US 4866648 A Abstract A digital filter of an FIR (non-recursive) type operating as an oversampling filter in digital signal processing such as for a stereophonic audio device comprises a memory storing impulse response coefficient data, a mantissa data producing circuit for converting the coefficient data to mantissa data, a multiplier for multiplying input data with the mantissa data, an accumulator for accumulating output data of the multiplier, and a bit-shifting circuit for bit-shifting accumulated output data of the accumulator by the number of bits substantially corresponding to the change in the number of bits of exponent data in the coefficient data. The mantissa data is combined with input data in the convolution operation and the exponent data is imparted, in accumulation of multiplied values, by the bit-shifting of the accumulation output data. In one aspect of the invention, the bit-shifting is performed in a decreasing direction starting from the coefficient of the smallest exponent.
Claims(6) 1. A digital filter of non-recursive type operating as oversampling filter in digital signal processing comprising:
a memory storing impulse response coefficient data; mantissa data producing means for providing mantissa data of the coefficient data of a predetermined bit number; a multiplier for multiplying input data with the mantissa data; an accumulator for accumulating output data of said multiplier; and bit-shifting means for bit-shifting accumulated output data of said accumulator by the number of bits substantially corresponding to the change in the number of bits of exponent data in said coefficient data; wherein said coefficient data is read out from said memory in order from the smallest exponent being multiplied with the unput data and the bit-shifting of the accumulated output data by said bit-shifting means is made in a decreasing direction. 2. A digital filter as defined in claim 1 wherein the bit number of the exponent data in the coefficient data changes substantially linearly and said bit-shifting means counts the number of times of accumulation by said accumulator and performs bit-shifting of the accumulated output data each time the count has reached a predetermined count.
3. A digital filter as defined in claim 2 wherein said mantissa data of the coefficient data is stored in said memory, and said mantissa data producing means provides the mantissa data by reading out the mantissa data from the memory.
4. A digital filter as defined in claim 3 wherein said digital signal processing is made for processing signals of left and right channels of a stereophonic audio device and these signals are processed on a time shared basis.
5. A digital filter as defined in claim 4 wherein said digital filter is of linear phase characteristics in which impulse response is arranged in a symmetrical sequence with respect to a center of the impulse response and which further comprises:
a second memory and a third memory respectively storing input data of a word length to be accumulated by said accumulator; and an adder for adding words read out from said second and third memories to be multiplied with a common one of the coefficient data and supplying a sum output to said multiplier. 6. A digital filter as defined in claim 5 wherein said bit-shifting means produces primary interpolation data to be interpolated at an intermediate timing of one sampling period and which further comprises:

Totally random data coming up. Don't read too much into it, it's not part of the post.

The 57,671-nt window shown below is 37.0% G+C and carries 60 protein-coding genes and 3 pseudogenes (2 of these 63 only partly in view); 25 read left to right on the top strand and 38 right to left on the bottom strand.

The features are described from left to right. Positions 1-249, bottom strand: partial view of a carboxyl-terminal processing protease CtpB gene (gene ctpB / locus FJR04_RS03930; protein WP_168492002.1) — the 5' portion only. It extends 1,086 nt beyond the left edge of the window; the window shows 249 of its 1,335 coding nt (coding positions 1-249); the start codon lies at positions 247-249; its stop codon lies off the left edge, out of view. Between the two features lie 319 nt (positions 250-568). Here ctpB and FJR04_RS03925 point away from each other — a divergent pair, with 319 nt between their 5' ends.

a fourth memory temporarily storing said primary interpolation data, secondary interpolation data to be inserted between the input data and the primary interpolation data being produced from output of said fourth memory and the input data; and a register holding said input data, primary interpolation data and secondary interpolation data and outputting sequentially these data during each sampling period whereby an output signal interpolated with said primary and secondary interpolation data is obtained during each sampling period. Description This invention relates to a digital filter using convolution operation and being capable of performing operation accurately with a relatively short word length. In a Compact Disc player in the Compact Disc Digital Audio System, for example, a digital filter is disposed in the former stage of a digital-to-analog converter provided for converting a reproduced PCM signal to an analog signal and is utilized for, for example, alleviating the burden imposed on a low-pass filter provided in the latter stage of the digital-to-analog converter. A digital filter performs, as shown by an FIR (nonrecursive) type digital filter in FIG. 2, for example, convolution operation according to which an input sample xi is sequentially and successively delayed by one sample by delay circuits 10-1, 10-2, . . . 10-20, delayed signals are multiplied with coefficients C In a case where an ideal filter as shown in FIG. 3 is realized, these coefficients of the convolution operation are given by a general formula: ##EQU1## If they are expressed in binary 16 bits, they assume values shown in FIG. 4. Since coefficients of the ideal filter are symmetrical with respect to t=0 as shown in FIG. 3 (they become C The representation in FIG. 4 is made by using 2's complement which is a form of binary code. In 2's complement, MSB (most significant bit) constitutes a sign bit. If the sign bit is "0", it represents a positive value whereas if the sign bit is "1", it represents a negative value. The lower is the order of digit at which the code is turned from 1 to 0 or from 0 to 1 for the first time as viewed in the direction from MSB to LSB, the smaller becomes the value of the coefficient. In the conventional Compact Disc player, a digital filter of a fixed decimal point operation type as shown in FIG. 4 in which coefficients are used for the convolution operation without any modification is generally used. As will be understood from FIG. 4, there are both large values and small values in coefficients used for the convolution operation in a digital filter. If coefficients of such various values are expressed with the same word length (16 bits in FIG. 4), several leftmost bits are not used for relatively small coefficients but a reduced number of bits are used for expressing such small coefficients (in the example of FIG. 4, for example, the coefficient C Further, since the word length for expressing the coefficient is limited, digits less than LSB are rounded (e.g., discarded) in each coefficient with a result that each coefficient has a rounding error. If, accordingly, the convolution operation is performed under this condition, rounding errors are accumulated by the accumulation function performed by an accumulator and are carried to a higher order with a resulting decrease in the accuracy of the filter. Such decrease in the accuracy produces a ripple in the frequency characteristics of the filter. For preventing carrying of the rounding error to a higher order bit in the fixed decimal point operation type digital filter, the accumulator must have spare bits corresponding to the number of times of accumulation in the convolution operation in addition to normal bits (i.e., bits outputted as a value resulting from the convolution operation). If, for example, the accumulation function is performed 1024 times, 10 extra bits must be added to the LSB of normal bits. Thus, the word length of the accumulator becomes unduly long for the number of bits which are finally delivered out as the value of the convolution operation. It is, therefore, an object of the invention to provide a digital filter capable of performing the convolution operation accurately with a shorter operation word length. For achieving the above described object of the invention, there is provided a digital filter which is characterized in that it comprises a memory storing impulse response coefficient data, mantissa data producing means for converting the coefficient data to mantissa data of a predetermined bit number, a multiplier for multiplying input data with the mantissa data, an accumulator for accumulating output data of the multiplier, and bit-shifting means for bit-shifting accumulated output data of the accumulator by the number of bits substantially corresponding to the change in the number of bits of exponent data in the coefficient data. According to the invention, the coefficient is divided into exponent and mantissa and mantissa data is operated with input data in the convolution operation. Exponent is imparted, in accumulation of multiplied values, by shifting the bits of the present accumulated value by the number of bits corresponding to the change in exponent, i.e., the difference in the exponent value between the present coefficient and the immediately preceding coefficient. Further, by performing the accumulation starting from the coefficient of the smallest exponent, shifting of bits is performed in a decreasing direction. In the present invention, this operation is referred to as "exponent difference type floating decimal point operation". The term "exponent difference type" herein designates a type having information representing difference value in the exponent instead of information representing the value of the exponent per se. The exponent of the coefficient is information representing the number of digits of the coefficient and the mantissa of the coefficient is information representing a value obtained by dividing the coefficient by the exponent (i.e., information including value of significant digits), i.e., there being a relation of coefficient =mantissa x (exponent power of 2). If, for example, the coefficient is expressed by 000111 (excluding the sign bit) and the 3 leftmost bits constitute the exponent, 111 constitute the mantissa. If the 2 leftmost bits constitute the exponent in this example, 0111 constitute the mantissa. If one leftmost bit constitutes the exponent, 00111 constitute the mantissa. According to the invention, since the coefficient is divided into mantissa and exponent and the convolution operation (floating decimal point operation) is performed by using the mantissa only, all bits of the word length prepared for expressing coefficient data in the convolution operation can be utilized for expressing mantissa data so that the coefficient can be expressed with equal accuracy regardless of the magnitude of the coefficient. Accordingly, in spite of a relatively small number of bits used for expressing the coefficient, an error in expressing the coefficient is reduced and the operation word length of a multiplier can be shortened. In a case where a conventional floating decimal point operation is used instead of the exponent difference type floating decimal point operation, values representing exponents (not difference value in exponent) are imparted after multiplication and added by the accumulator. In this case also, the coefficient in the multiplication can be shortened as in the case of the difference exponent type filter and the operation word length of the multiplier can also be shortened. Since, however, the exponent value itself is imparted to the output of multiplication, the word length of the accumulator has to become long as in the case of the fixed decimal point operation type filter. The word length of the accumulator can be shortened only, as according to this invention, by imparting difference value in exponent to the output of multiplication by the exponent difference type floating decimal point operation and also performing accumulation from a coefficient of the smallest exponent. As to exponent information, it is sufficient in the present invention to have information concerning the difference in the exponent only so that the word length of exponent information can be shortened as compared to exponent information representing the value of the exponent itself. If, for example, there are exponents 2 For producing exponent information, the following methods can be employed: (1) A method according to which a coefficient obtained with high accuracy is divided into mantissa and exponent and mantissa information and exponent information are stored in a ROM. (2) A method according to which a highly accurate coefficient itself is stored in a ROM and mantissa data and exponent data are generated from the read out coefficient data from the ROM as required in the operation process. (3) A method according to which a coefficient is divided into mantissa and exponent in such a manner that the exponent changes periodically and bit-shifting is performed simply by counting the times of the operation (this is the method employed in the embodiment as described later.) This is equivalent to substituting hardware for exponent information. Further, according to the invention, the effect of preventing occurrence of the rounding error and an effect of effectively utilizing minute data can be obtained by performing the exponent difference type floating decimal point operation and the accumulation from the smallest exponent. Even if rounding errors have been accumulated by the convolution operation, the bit-shifting in the decreasing direction for imparting exponents causes the accumulated value of rounding errors to be bit-shifted in the decreasing direction with a result that an increase in the rounding error can be prevented. Accordingly, the necessity for having extra bits added to LSB for preventing carry of the rounding error to a higher order bit as in the prior art filter is obviated whereby the operation word length of the accumulator can be further shortened. Further, in a case where there are data A and B (A >B) in which ##EQU2## and the operation of adding the data B 1024 times to the data A by the 19-bit accumulator, i.e., ##EQU3## is performed, if the accumulation is performed starting from the data A having a larger exponent (i.e., having a larger value of coefficient), the data A is initially set in the 19-bit accumulator and subsequent accumulation of the data B will always result in discarding of the data B as an error (because the data B is of a lower order than the LSB of the accumulator). Thus, data remaining after the accumulation of the data B 1024 times will always be the data A only with the minute data B being neglected. According to the invention, the accumulation is performed starting from the data B which is of a smaller exponent (i.e., the value of the coefficient is smaller) and the data B is initially operated so that, by accumulating the data B 1024 times, "1" at 29th significant bit, i.e., LSB, of the data B is shifted over ten bits leftwards and appears at LSB of the 19-bit accumulator which is performing the floating operation, that is, ##EQU4## This data is effective with respect to the data A which is finally added to the data B so that the sum data becomes ##EQU5## and, accordingly, the minute data B is utilized effectively. In the foregoing manner, the digital filter according to the invention can utilize minute data effectively while preventing accumulation of the rounding error. Preferred embodiments of the invention will now be described with reference to the accompanying drawings. In the accompanying drawings, FIG. 1 is a block diagram showing an embodiment in which the invention has been applied to a digital filter before digital-to-analog conversion in a Compact Disc player; FIG. 2 is a circuit diagram showing the principle of a digital filter employing the convolution operation; FIG. 3 is a diagram showing impulse response of an ideal filter; FIG. 4 is a diagram showing an example of coefficients used for the fixed decimal point operation in the prior art digital filter for a Compact Disc player; FIG. 5 is a view for explaining quadruple oversampling used in the invention; FIG. 6 is a circuit diagram showing the principle of a digital filter having linear phase characteristics; FIG. 7 is a circuit diagram showing the operation performed in the circuit of FIG. 6 in a simplified form; FIGS. 8A and 8B are diagrams showing coefficient data used for primary double oversampling in the digital filter for the Compact Disc player; FIG. 9 is a diagram showing mantissa data used for the primary double oversampling by the exponent difference type floating decimal point operation performed in the circuit of FIG. 1, the mantissa data being prepared on the basis of the data shown in FIGS. 8A and 8B; FIG. 10 is a diagram showing relation in the word length between outputs of some component parts in the circuit of FIG. 1; FIG. 11 is a diagram showing frequency characteristics of a primary double oversampling filter used in the circuit of FIG. 1; FIG. 12 is a diagram showing frequency characteristics of a secondary double oversampling filter used in the circuit of FIG. 1; FIG. 13 is a diagram showing total frequency characteristics of the primary and secondary oversamplings performed in the digital filter of FIG. 1; and FIG. 14 is a diagram showing pass band ripple characteristics in the digital filter of FIG. 1. An embodiment of the invention applied to a signal processing in a Compact Disc player is shown in FIG. 1. In this embodiment, a digital filter performing quadruple oversampling is constructed by cascade-connecting two FIR filters of linear phase characteristics, one FIR filter being of 225 stages at 1/2 fs (fs representing sampling frequency of input signal) and the other FIR filter being of 41 stages at 1/4 fs. This digital filter achieves a pass band ripple within ±0.0001 dB and an attenuating band attenuation of 100 dB. Owing to the linear phase characteristics of the digital filter, group delay characteristics of the digital filter are constant. Utilizing the phenomenon that left and right coefficients of impulse response become symmetrical owing to the linear phase characteristics, the digital filter according to the invention reduces the number of times of multiplication by performing addition first and multiplication later. By this arrangement, the digital filter performs, at a high speed of 8.64 MHz, multiplication and addition totalling 96 times by the first stage filter (primary oversampling filter) and the second stage filter (secondary oversampling filter) for preparing one primary interpolation data by the primary oversampling using 56 addition and multiplication and two secondary interpolation data by the secondary oversampling using 20×2=40 addition and multiplication, resulting in multiplication and addition totalling 192 times including both left and right channels for one data of a Compact Disc (as the input data, there are 112 input data for one channel, totalling 224 input data for both left and right channels). As a final output, the digital filter produces four data consisting of one input data, one primary interpolation data and two secondary interpolation data for one input data in 18 bits. By outputting data of a Compact Disc which originally is 16 bits in 18 bits, a digital-to-analog converter provided in a post stage can perform a high-bit signal processing (i.e., shifting up a digital signal by 2 bits when the amplitude of the signal is small and thereafter attenuating the amplitude to 1/4 after converting the signal to an analog signal thereby reducing an error to 1/4 after the digital-to-analog conversion). For achieving quadruple oversampling in this embodiment, a set of multiplier and accumulator is used in the convolution operation. The set of multiplier and accumulator is used on a time shared basis for the left and right channels for performing the primary double oversampling and the secondary double oversampling. More specifically, when one new data is applied for the left and right channels, the convolution operation is initially performed for the input data of the left and right channels alternately by the primary double oversampling thereby producing one primary interpolation data for each of the left and right channels at an intermediate timing between the inputs with respect to the left and right channels. Upon the production of the primary interpolation data, the convolution operation is performed for the input data and the primary interpolation data alternately for the left and right channels by the secondary double oversampling thereby producing two secondary interpolation data on both sides of the primary interpolation data at an intermediate timing between the input data and the primary interpolation data for each of the left and right channels. Thus, as shown in FIG. 5, four data consisting of one input data, one primary interpolation data and two secondary interpolation data are obtained during one sampling period 1/fs of an input signal and are delivered out sequentially at a period of 1/4 fs whereby a quadruple oversampling output is obtained. In performing the convolution operation, multiplication is performed by using mantissa data of coefficients from a coefficient of the smallest exponent while exponent is imparted by bit-shifting the accumulated value in the decreasing direction by an amount of difference in the exponent. Utilizing the fact that the coefficients of the digital filter for a Compact Disc decrease monotonously with MSB of the significant digits being positioned at a bit which is one bit lower every four coefficients, this embodiment establishes mantissa so that every four coefficients have the same exponent and performs shift down of one bit every four operations. Thus, by substituting exponent information by hardware, the embodiment obviates provision of an exponent section in a coefficient ROM despite employing the floating decimal point operation. In the digital filter shown in FIG. 1, a linear phase FIR filter is constructed as described above. As shown in FIG. 6, the linear phase FIR filter is realized by successively delaying an input sample xi by one sample by delay circuits 16-1, 16-2, . . . , multiplying the input signal and the respective delayed signals with coefficient Ci (i=0, 1, 2, . . . ) by coefficient multiplier 18-1, 18-2, . . . and accumulating results of the multiplication by an accumulator 20. The coefficients become symmetrical with respect to Co in the case of the digital filter of the linear phase characteristics. Therefore, in the primary oversampling filter of this embodiment, as shown in FIG. 7, samples which are to be multiplied with the same coefficient are initially added together by adders 22-1, 22-2, . . . and thereafter the sum of these samples is multiplied with a coefficient (mantissa) by coefficient multiplier 18-1, 18-2 . . . and results of multiplication are accumulated by an adder 24. This arrangement enables the number of times of multiplication to be reduced to about half whereby an efficient operation can be achieved. The secondary oversampling filter has filter characteristics different from those of the primary oversampling filter and multiplies coefficients (mantissa) for each delayed data as in the primary oversampling filter. In FIG. 1, to an input terminal 30 are alternately applied 16-bit serial data for the left and right channels reproduced from a Compact Disc. The applied serial data are converted to parallel signals by a serial-to-parallel conversion circuit 32. The left channel data among the converted data is latched by a latch circuit 34 and the right channel data among the converted data is latched by a latch circuit 36 so that the converted data are sorted out as the left and right channel data. The latch circuits 34 and 36 are provided for synchronizing purposes. More specifically, since RAMs 38 and 44 provided in post stage cannot effect reading and writing simultaneously, the data are held temporarily by these latch circuits 34 and 36 so as to enable the RAMs 38 and 44 to effect writing and reading at a convenient time respectively during the convolution operation. The data of the left channel latched by the latch circuit 34 are successively applied to the RAM 38 having a capacity of 56 words and delivered out of the RAM 38 after being delayed by 56 samples. The left channel data delivered out of the RAM 38 are successively applied to the RAM 40 having a capacity of 56 words through a latch circuit 39 which, like the latch circuit 34, is provided for synchronization purpose. The data are successively erased after being delayed by 56 samples by the RAM 40. In this manner, newest 112 data of the left channel are held by the RAMs 38 and 40. The reason for dividing the RAM into two blocks of RAMs 38 and 40 is that, for performing the convolution operation with reduced multiplication times as shown in FIG. 7 by utilizing the symmetrical sequence of coefficients in the digital filter of the linear phase characteristics, it is necessary to store two data which are multiplied with a common coefficient in the separate RAMs 38 and 40 and take them out simultaneously. The RAMs 38 and 40 correspond to the delay circuits A and B in the diagram showing the principle of the linear phase FIR filter in FIG. 7. The data multiplied with the common coefficients are successively read out from the RAMs 38 and 40 in pairs and supplied to terminals A1 and B1 of a selector 42. The data of the right channel latched by the latch circuit 36 are successively applied to a RAM 44 having a capacity of 56 words and are successively delivered out of the RAMs 44 after being delayed by 56 samples. The data of the right channel thereafter are successively applied to a RAM 46 having a capacity of 56 words through a latch circuit 45 which, like the latch circuit 36, is provided for synchronizing purpose. The data applied to the RAM 46 are successively erased after being delayed by 56 samples. In this manner, newest 112 data of the right channel are held by the RAMs 44 and 46. Like the RAMs 38 and 40, the RAMs 44 and 46 correspond to the delay circuits A and B in the linear phase FIR filter shown in FIG. 7. The right channel data multiplied with the common coefficients are successively read out from the RAMs 44 and 46 in pairs and supplied to terminals A2 and B2 of the selector 42. A delay circuit 48 is provided for matching timing in processing the left channel signal and the right channel signal on a time shared basis. For performing the convolution operation on a time shared basis, the selector 42 selects and outputs the left channel signals applied to the terminals A1 and B1 and the right channel signals applied to the terminals A2 and B2 alternately. A full adder 50 corresponds to the adders 22-1, 22-2, . . . provided before the multiplication in FIG. 7 and adds the left channel data applied to the terminals A1 and B1 together and the right channel data applied to the terminals A2 and B2 together alternately. The output of the full adder 50 is applied to a selector 52. The selector 52 is provided for selecting data used for the primary oversampling and the secondary oversampling. The selector 52 selects the output of the full adder 50 (A1+B1 or A2+B2) during the primary oversampling. The selector 52 selects the output of the full adder 50 (B1 or B2, i.e., not the sum data but one of the data held by the RAMs 40 and 46) and one primary interpolation data from a RAM 72 or 76 which is prepared by the primary oversampling. A multiplier 54 performs multiplication in the convolution operation and is used on a time shared basis with respect to the primary oversampling and the secondary oversampling and also with respect to the left and right channels in each of the primary and secondary oversamplings. A coefficient ROM 58 stores coefficients for the primary oversampling and those for the secondary oversampling (respectively common for the left and right channels) in the form of mantissa. The primary oversampling is performed by using coefficients of 225 orders. Since multiplication of zero data is unnecessary, input data held by the RAMs 40 and 46 are directly provided on an output line 68 in the case of zero data. In the low-pass filter with the pass band of 1/2 fs, every other coefficient becomes zero so that 112 coefficients have only to be stored. Furthermore, since there are pairs of common coefficients, the coefficient ROM 58 stores 56 coefficients which are half of the 112 coefficients as coefficients (mantissa) for the primary oversampling. An example of data (C1 through C56) for these 56 coefficients before they are converted to mantissa is shown in FIGS. 8A and 8B. In this example, each data is expressed in 46 bits in the 2's complemental binary code. In each data, MSB represents a sign bit and, the further is the position at which the code changes (shown by a solid line) from MSB, the smaller is the value of the coefficient. The significant digits of the data C1 whose value of the coefficient is the largest are 45 bits whereas the significant digits of the data C56 whose value of the coefficient is the smallest are only 27 bits, there being difference of 18 bits between the two data. In producing mantissa data N1 through N56 used in this invention on the basis of the coefficient data C1 through C56, mantissa data can be produced in the order of the magnitude of exponent from this sequence without changing the order of the coefficients, for the digital filter for a Compact Disc player has monotonous decrease characteristics. An example of mantissa data N1 through N56 produced on the basis of the coefficient data C1 through C56 of FIGS. 8A and 8B is shown in FIG. 9. The mantissa data N1 through N56 are respectively data of 18 bits with MSB constituting a sign bit. In the mantissa data N1 through N56, the exponent changes by one bit every four coefficients. In the coefficient data C1 through C56, the position at which exponent is separated from mantissa is shown by a dotted line in FIGS. 8A and 8B. By changing the exponent by one bit every four coefficients, the mantissa data N1 through N56 can have substantially constant significant digits. For example, the significant digits of the largest mantissa data N1 is 17 bits whereas the significant digits of the smallest mantissa data N56 is 13 bits with difference between the two data being only 4 bits. Accordingly, an operation can be made with high accuracy even with a small coefficient (in terms of the coefficient data C56, the smallest mantissa data N56 contains information from MSB to the 32nd bit). In the coefficient ROM 58 shown in FIG. 1, the mantissa data N1 through N56 of FIG. 9 are read out from one of the smallest exponent (i.e., in the order of N56, N55, N54, . . . N2, N1). The read out mantissa data N56 through N1 are multiplied in the multiplier 54 with corresponding input data provided by the selector 52. More specifically, the mantissa data N56 is multiplied with a sum of the oldest input data and the newest input data held by the RAMs 38 and 40 (or RAMs 44 and 46). The next mantissa data N55 is multiplied with a sum of the second oldest data and the second newest data held by these RAMs. The multiplication of 56 sets of data is sequentially carried out in this manner. Since the mantissa data N56 through N1 are used commonly for both of the input data of the left and right channels, multiplication of the left channel input data and multiplication of the right channel input data are carried out on a time shared basis while one mantissa data is being read out from the coefficient ROM 58. In the foregoing manner, the multiplier 54 performs multiplication once with respect to corresponding input data of the left and right channels each time the mantissa data is read out from the coefficient ROM 58. By this operation, 56 results of multiplication for each of the left and right channels are provided alternately from the multiplier 54. Since the multiplier 54 performs multiplication of input data of 19 bits and mantissa data of 18 bits respectively expressed in 2's complement, the operation word length of the multiplier 54 becomes 36 bits and the multiplier 54 outputs 23 leftmost bits in each multiplication data as result of multiplication. An accumulator 60 successively receives 56 multiplication data representing results of the multiplication by the multiplier 54 for each of the left and right channels and accumulates these data for each of the left and right channels. For performing the accumulation, the accumulator 60 feeds back its output to its input side after delaying the output by two data by a delay circuit 62 and adds the fed back data to new multiplication data supplied from the multiplier 54. The output of the accumulator 60 is delayed by two data by the delay circuit 62 because the multiplication data for the left and right channels are alternately supplied from the multiplier 54. By this arrangement, the multiplication data for the left channel are accumulated together an the multiplication data for the right channel are accumulated together. In this accumulation, each time the exponent changes (the position at which the exponent changes is shown by the sign < at the right of the data in FIG. 9), the accumulated data is bit-shifted by a bit-shifting circuit 64 by one bit in the decreasing direction (i.e., towards LSB). Each bit-shifting is by one bit because the exponent is caused to change by one bit in preparing the mantissa data, however the amount of shifting is not limited to one bit but may be more than one bit depending upon the manner of preparing the mantissa data. By this bit-shifting operation, relative imparting of the exponent is achieved whereby multiplication data of a smaller exponent becomes a smaller value and the exponent difference type floating decimal point operation is realized. Since the exponent is changed by one bit every four coefficients in preparing the mantissa data, the above described bit-shifting is also carried out every four times of accumulation for each of the left and right channels. For this purpose, in the present embodiment, the number of times of accumulation is counted by a 1/4 counter 66 and the accumulated data is shifted down by one bit every four times of accumulation for each of the left and right channels. Storing of exponent data in the coefficient ROM 58 therefore is unnecessary so that the capacity of the coefficient ROM 58 can be reduced. In the foregoing manner, by performing accumulation 56 times for each of the left and right channels in the accumulator 60, final accumulated data for each channel is obtained. This constitutes the primary interpolation data which is interposed at the central portion between two adjacent data held by the RAMs 38 and 40 (RAMs 44 and 46). The relation in the word length between some component parts of the circuit in FIG. 1 in the above described convolution operation is shown in FIG. 10. The multiplier 54 has the word length of 36 bits as described above and the 23 leftmost bits thereof are applied to the accumulator 60. Accordingly, the rightmost 13 bits including a rounding error is treated as a multiplication error. The value of the accumulation by the accumulator 60 has a carry as the accumulation proceeds but the carry does not exceed three bits because the accumulated data is bit-shifted in the decreasing direction every four times of accumulation for each of the left and right channels. If, accordingly, a head margin of 2 bits or more is added to MSB of the output bits of the multiplier 54, the accumulated data will not exceed the word length of the accumulator 60. In this embodiment, a head margin of 3 bits is provided. The word length of the accumulator 60 becomes 26 bits. Since bit-shifting is made 14 times while the accumulation is performed 56 times, the accumulation is performed with the same accuracy as by an accumulator having 26+14=40 bits. The rounding error of the multiplication data is accumulated by the accumulator 60 but the accumulated value of the rounding error is shifted down by bit-shifting performed every four times of accumulation for each of the left and right channels so that the rounding error does not exceed rightmost 3 bits. If, accordingly, an accumulation error margin of 3 bits or more is provided, the rounding error does not appear in the interpolation data. In this embodiment, an accumulation error margin of 4 bits is provided and 19 bits of higher orders are used for the interpolation data. In the foregoing manner, each time new data is applied to the RAMs 38 and 44, the primary interpolation data is obtained. This primary interpolation data is subjected to overflow protection of 19 bits by an overflow protector 65. The overflow protector 65 is provided for preventing overflow of the primary interpolation data and functions to fix values exceeding+6 dB as a maximum value. In 2's complement, a value exceeding a positive maximum value becomes a negative value so that it is necessary to prevent such exceeding of the value which will impede a proper function of the primary interpolation data. The reason for performing the overflow protection using 19 bits, one bit larger than 18 bits with which data is finally provided from this digital filter, is that, by performing the secondary double oversampling by using as many bits as possible, the accuracy of the secondary double oversampling can be improved. The primary interpolation data provided from the overflow protector 65 is distributed to the left and right channels by latch circuits 70 and 74 and successively applied to RAMs 72 and 76 for the secondary double oversampling. For the secondary double oversampling, coefficients of 41 orders are employed (commonly for the left and right channels). The number of coefficients of this order is sufficient for the secondary double oversampling. In the secondary double oversampling also, multiplication of zero data is unnecessary and input data held by the RAMs 40 and 46 are outputted directly from an output line 68. As for the primary interpolation data, the primary interpolation data held by the RAMs 72 and 76 are outputted directly from an output line 71. Since every other coefficient of these coefficients of 41 orders becomes zero, 20 coefficients have only to be prepared- These 20 coefficients for the secondary double oversampling are stored by the coefficient ROM 58 in the form of mantissa. The 20 mantissa data are multiplied with input data and the primary interpolation data alternately so that 10 input data and 10 primary interpolation data may be prepared for each of the left and right channels. Accordingly, the RAMs 72 and 76 hold the newest 10 primary interpolation data for each of the left and right channels The input data used for the secondary double oversampling are data intermediate the respective primary interpolation data held by the RAMs 72 and 76 and are the newest 10 data held by the RAMs 40 and 46. In the secondary double oversampling, the 20 secondary double oversampling mantissa data stored by the coefficient ROM 58 are successively read out from data of the smallest exponent. In synchronization with this reading of the mantissa data, corresponding input data or primary interpolation data is read out from the RAM 40 or 46 or RAM 72 or 76. The read out input data is supplied to the multiplier 54 through the selector 42 and the full adder 50 (merely passing without performing addition) and the selector 52 and the read out primary interpolation data is supplied to the multiplier 54 through selectors 56 and 52. The input data and primary interpolation data are multiplied with the mantissa data in the multiplier 54 alternately for the left and right channels. A delay circuit 78 performs the same function as the delay circuit 48, i.e., synchronizing timings for enabling the same clock operation. The selector 56 is provided for outputting data of the left and right channels on a time shared basis in the same manner as the selector 42. The selector 52 selects either the input data or the primary interpolation data. In the multiplier 54, multiplication is performed 20 times for the secondary double oversampling for each of the left and right channels and results of the multiplication are accumulated through the accumulator 60 and a delay circuit 62 which delays them by two data. In the accumulation, the accumulated data is bit-shifted in the decreasing direction by a bit-shifting circuit 64 by the amount of difference in the exponent whereby relative imparting of exponents is performed. Upon completion of accumulation of 20 results of the multiplication for each of the left and right channels, the final value of accumulation is obtained as the secondary interpolation data. Since two interpolation data can be inserted during one sampling period, another secondary interpolation data is prepared by a similar operation. In this case, this secondary interpolation data is produced by shifting the secondary double oversampling coefficient data by one bit as compared with preceding coefficient data and multiplying the input data and the primary interpolation data with this shifted coefficient data. The two secondary interpolation data for the left and right channels obtained in the above described manner are once held by a register 84 through an overflow protector and selector 82 (performing a final protection of +0 dB). On the other hand, the primary interpolation data intermediate these two secondary interpolation data for the left and right channels are read out from the RAMs 72 and 76 and are once held by the register 84 through the signal line 71 and the overflow protector and selector 82. Further, input data adjacent to one of the secondary interpolation data for the left and right channels (held by the RAMs 40 and 46) are once held by the register 84 through the signal line 68 and the overflow protector and selector 82. In this manner, four data consisting of one input data, one primary interpolation data adjacent to this input data and two secondary interpolation data adjacent to this primary interpolation data for each of the left and right channels (total of eight data) are held by the register 84. From this register 84 is sequentially outputted the input data, one of the secondary interpolation data, the primary interpolation data and the other secondary interpolation data at an interval of 1/4 fs. Since the data of the left and right channels are outputted on a time shared basis, the four data of one channel are outputted alternately with the four data of the other channel. The quadruple oversampled data outputted by the register 84 are converted by a parallel-to-serial conversion circuit 86 to serial data and thereafter are supplied from an output terminal 90 to a digital-to-analog converter (not shown). A timing control circuit 92 is provided for synchronizing timings of respective portions of this digital filter. As described above, the digital filter of FIG. 1 performs the primary double oversampling once and the secondary double oversampling twice each time input data is applied and thereby produces quadruple oversampling data. Frequency characteristics of the primary double oversampling filter and the secondary double oversampling filter used in the digital filter shown in FIG. 1 are illustrated by FIGS. 11 and 12. Total frequency characteristics of the quadruple oversampling frequency characteristics realized by the two filters are shown in FIG. 13 and pass band ripple characteristics of the quadruple oversampling are shown in FIG. 14. As will be seen in the figures, the pass band ripple within 0.0001 dB and the attenuating band attenuation below 100 dB are realized. Since the digital filter is of linear phase characteristics, the group delay is constant. In the above described embodiment, the invention is applied to a digital low-pass filter performing quadruple oversampling before digital-to-analog conversion in a Compact Disc player for filtering of 2's complemental code signals. The invention however is applicable to devices other than a Compact Disc player. The invention is also applicable not only to a low-pass filter but also to a band-pass filter and high-pass filter. The invention is further applicable to a filter which does not perform oversampling and to data which is expressed by a code other than the 2's complement binary code. In the above described embodiment, coefficients having the monotonously decreasing characteristics are used with the resulting advantage that rearrangement of the sequence of the coefficients is unnecessary. Alternatively, the sequence of coefficients may be rearranged so that they are arranged in the order from the smallest exponent, depending upon filter characteristics to be established. In this case, selection of input data is performed in accordance with the rearranged sequence of coefficients. In the above described embodiment, the number of bit shifted in one shifting is one bit but two or more bits may be shifted in one shifting. In the above described embodiment, the exponent information is substituted by hardware. Alternatively, the exponent information may be stored in a ROM or may be obtained by calculation at each convolution operation. Patent Citations